You can move these habits towards instigating habits by mentally reframing them and intentionally being more mindful when practicing them. For example, practice mindful eating and really focus on the flavors and texture when having lunch.
As already discussed, these are the habits you do without realizing. The first step in moving them towards instigating habits is to become aware of them, only then you can reframe them and slowly move them towards instigating or avoiding habits.
Motor habits, intellectual habits and habits of character
Habits can also be categorized into three categories based on the nature of the activity:
Motor habits relate to our physical actions like the way we walk, gesticulating when we talk or picking our nose.
Intellectual habits relate to the way we think and our psychological processes like negative self talk, good observation or pausing to think before we answer.
The way we think is partially shaped by our personalities but a big part is shaped by our education and environment. Our thought patterns are indeed a habit and as such they can be broken and reshaped.
Habits of character
Habits of character relate to the way we act like trusting people, tidying up or lying.
Physical, cognitive, emotional and social habits
When categorizing habits based on the nature of the activity they can be broken down further into the following four types:
These are the motor habits we’ve discussed above.
These are the intellectual habits we’ve discussed above.
Emotional habits are one part of the habits of character we’ve discussed above. They not only relate to the way we feel but also to how aware we are of our feelings and how we frame them.
Emotional habits shape our emotional intelligence. By improving our emotional habits we can also improve our EQ.
Some emotional habits we might want to work on are our emotional availability or the way we react to unpleasant feelings.
Social habits are the other part of the habits of character but may also involve physical and cognitive habits. Social habits are basically our social skills and relate tot he ways of thinking, feeling and behaving in relation to others.
Social skills, as any other skills, can be improved when we work on them, which means we need to work on our social habits.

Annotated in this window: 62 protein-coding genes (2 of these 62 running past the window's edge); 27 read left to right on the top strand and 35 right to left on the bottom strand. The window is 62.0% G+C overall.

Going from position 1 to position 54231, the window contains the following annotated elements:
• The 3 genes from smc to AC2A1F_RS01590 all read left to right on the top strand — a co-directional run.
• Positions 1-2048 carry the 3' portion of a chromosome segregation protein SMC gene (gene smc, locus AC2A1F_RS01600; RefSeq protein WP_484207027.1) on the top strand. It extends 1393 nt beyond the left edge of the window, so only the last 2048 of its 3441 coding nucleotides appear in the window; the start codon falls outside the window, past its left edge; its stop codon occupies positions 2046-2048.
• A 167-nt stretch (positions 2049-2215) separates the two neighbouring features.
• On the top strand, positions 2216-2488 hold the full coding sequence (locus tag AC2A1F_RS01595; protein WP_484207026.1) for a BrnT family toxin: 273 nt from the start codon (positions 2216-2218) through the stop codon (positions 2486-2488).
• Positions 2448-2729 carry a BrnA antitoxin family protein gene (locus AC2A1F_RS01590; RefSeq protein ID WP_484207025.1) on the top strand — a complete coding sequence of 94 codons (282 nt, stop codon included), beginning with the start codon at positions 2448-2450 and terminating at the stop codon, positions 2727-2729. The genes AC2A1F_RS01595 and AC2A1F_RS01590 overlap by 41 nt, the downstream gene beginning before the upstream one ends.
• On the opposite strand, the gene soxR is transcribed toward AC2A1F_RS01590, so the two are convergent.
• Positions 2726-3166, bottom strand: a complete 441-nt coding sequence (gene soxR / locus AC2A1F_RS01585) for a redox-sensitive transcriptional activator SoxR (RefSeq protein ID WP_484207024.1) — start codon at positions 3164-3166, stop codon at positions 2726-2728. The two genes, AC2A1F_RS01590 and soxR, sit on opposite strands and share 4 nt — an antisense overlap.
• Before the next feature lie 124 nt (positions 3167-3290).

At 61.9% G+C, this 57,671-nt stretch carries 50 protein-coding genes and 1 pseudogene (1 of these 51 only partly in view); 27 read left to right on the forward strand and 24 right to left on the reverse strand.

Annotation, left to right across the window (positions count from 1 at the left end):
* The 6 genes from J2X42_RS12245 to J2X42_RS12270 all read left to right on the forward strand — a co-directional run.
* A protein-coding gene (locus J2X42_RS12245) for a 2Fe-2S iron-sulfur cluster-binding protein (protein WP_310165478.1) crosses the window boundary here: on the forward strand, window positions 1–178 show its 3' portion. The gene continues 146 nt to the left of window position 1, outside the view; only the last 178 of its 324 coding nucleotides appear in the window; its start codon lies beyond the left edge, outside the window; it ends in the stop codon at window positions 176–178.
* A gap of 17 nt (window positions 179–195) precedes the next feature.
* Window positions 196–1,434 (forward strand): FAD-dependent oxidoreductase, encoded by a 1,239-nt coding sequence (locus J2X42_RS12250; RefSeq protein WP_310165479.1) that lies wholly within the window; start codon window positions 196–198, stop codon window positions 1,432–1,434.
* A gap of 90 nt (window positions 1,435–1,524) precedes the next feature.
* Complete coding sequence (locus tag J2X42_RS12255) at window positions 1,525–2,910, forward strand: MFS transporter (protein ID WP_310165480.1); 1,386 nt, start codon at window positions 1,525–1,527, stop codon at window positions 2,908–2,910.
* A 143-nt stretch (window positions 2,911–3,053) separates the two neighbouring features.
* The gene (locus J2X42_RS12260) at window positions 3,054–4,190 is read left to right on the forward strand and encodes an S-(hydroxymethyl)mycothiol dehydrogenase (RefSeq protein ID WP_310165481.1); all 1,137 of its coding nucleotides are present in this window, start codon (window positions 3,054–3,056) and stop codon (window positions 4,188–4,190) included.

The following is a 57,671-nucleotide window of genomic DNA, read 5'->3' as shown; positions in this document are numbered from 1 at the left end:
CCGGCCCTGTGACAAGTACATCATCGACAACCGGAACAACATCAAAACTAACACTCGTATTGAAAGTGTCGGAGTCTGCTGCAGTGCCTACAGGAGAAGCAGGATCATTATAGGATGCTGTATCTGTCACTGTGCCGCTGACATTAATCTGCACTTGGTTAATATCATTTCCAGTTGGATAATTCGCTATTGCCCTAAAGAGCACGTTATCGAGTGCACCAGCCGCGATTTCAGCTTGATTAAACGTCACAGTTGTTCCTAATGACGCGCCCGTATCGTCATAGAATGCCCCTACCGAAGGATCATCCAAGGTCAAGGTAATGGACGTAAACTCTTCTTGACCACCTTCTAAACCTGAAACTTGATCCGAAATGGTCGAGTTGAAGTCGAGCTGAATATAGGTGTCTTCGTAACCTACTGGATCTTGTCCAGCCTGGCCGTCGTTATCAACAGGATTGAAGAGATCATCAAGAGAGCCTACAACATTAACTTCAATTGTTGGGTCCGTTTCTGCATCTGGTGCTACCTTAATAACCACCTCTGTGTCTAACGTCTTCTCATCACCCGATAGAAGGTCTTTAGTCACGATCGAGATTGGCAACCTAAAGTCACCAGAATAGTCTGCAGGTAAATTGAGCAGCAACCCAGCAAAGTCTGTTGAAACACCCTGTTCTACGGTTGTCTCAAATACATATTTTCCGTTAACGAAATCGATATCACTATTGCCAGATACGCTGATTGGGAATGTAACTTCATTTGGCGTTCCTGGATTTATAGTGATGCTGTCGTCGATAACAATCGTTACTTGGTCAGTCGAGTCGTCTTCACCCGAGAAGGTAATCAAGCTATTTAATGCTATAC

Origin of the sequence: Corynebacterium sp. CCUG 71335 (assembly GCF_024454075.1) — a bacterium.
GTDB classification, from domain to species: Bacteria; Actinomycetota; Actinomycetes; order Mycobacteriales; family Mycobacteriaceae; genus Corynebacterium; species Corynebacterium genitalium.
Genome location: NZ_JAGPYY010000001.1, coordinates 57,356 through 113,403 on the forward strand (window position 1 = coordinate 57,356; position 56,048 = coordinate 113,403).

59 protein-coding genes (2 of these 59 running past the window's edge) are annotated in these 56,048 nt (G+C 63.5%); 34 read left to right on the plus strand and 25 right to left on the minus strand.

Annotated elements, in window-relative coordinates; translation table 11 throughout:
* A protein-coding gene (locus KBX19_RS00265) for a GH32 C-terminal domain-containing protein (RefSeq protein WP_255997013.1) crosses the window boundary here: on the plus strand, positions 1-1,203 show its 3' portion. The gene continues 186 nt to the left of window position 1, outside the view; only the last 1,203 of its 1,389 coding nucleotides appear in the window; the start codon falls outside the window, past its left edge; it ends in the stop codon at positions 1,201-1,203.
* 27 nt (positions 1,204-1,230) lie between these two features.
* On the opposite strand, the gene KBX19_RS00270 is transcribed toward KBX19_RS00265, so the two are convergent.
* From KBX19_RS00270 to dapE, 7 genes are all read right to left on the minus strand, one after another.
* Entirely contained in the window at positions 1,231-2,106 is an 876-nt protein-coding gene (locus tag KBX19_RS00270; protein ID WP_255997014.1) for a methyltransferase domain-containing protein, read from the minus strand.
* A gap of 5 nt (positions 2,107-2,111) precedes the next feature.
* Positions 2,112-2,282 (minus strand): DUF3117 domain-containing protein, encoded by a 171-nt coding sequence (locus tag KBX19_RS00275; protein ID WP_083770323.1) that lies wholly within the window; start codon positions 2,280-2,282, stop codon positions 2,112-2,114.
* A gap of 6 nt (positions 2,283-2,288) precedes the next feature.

Some social habits we might want to adopt can be as simple as repeating the name when we get introduced to someone or as complex as learning to be a better leader.
Keystone or foundation habits
Keystone habits are sometimes also referred to as foundation habits and are the kind of habits that often create a domino effect and influence other good habits. They set you up for success.
These keystone habits usually fall in one of these 5 categories:
- healthy eating
The idea is that when we’re rested, well feed, healthy, have the right mindset and a pleasant environment we’re more likely to stick to our good habits and refrain from bad ones. Similarly these habits reinforce each other and even themselves.
For example, when we sleep well we’re more likely to keep our home clean. A clean kitchen might make us more likely to cook a healthy meal. Eating a healthy meal will make us more likely to exercise. Exercise will reduce our stress levels which in turn will make it easier for us to fall asleep and repeat this cycle again tomorrow.
These are tiny micro versions of a habit that you can do no matter how busy, stressed or tired you are. They save the mental space and time slot so that you always show up and keep the habit of the habit, even when sick, on vacation or when life gets in the way. They help us never break the chain.
These bookmark habits also work as our instigation habits (not to be confused with instigating habits) and initiate a behavioral sequence or chain of habits. For example, if we get into the habit of rolling our our yoga mat we’re more likely to do the yoga practice.
While some of the above classifications and types of habits originate from a widespread theory of psychology, some are just an individual’s musings that have spread through the internet. I don’t believe there’s a right or wrong way to classify the different types of habits but being aware of the different kinds of habits we may or may no have, can help us gain perspective and self knowledge.
Only by being aware of our own habits and nature can we break the bad habits we don’t want to have and foster good habits we want to keep and adopt.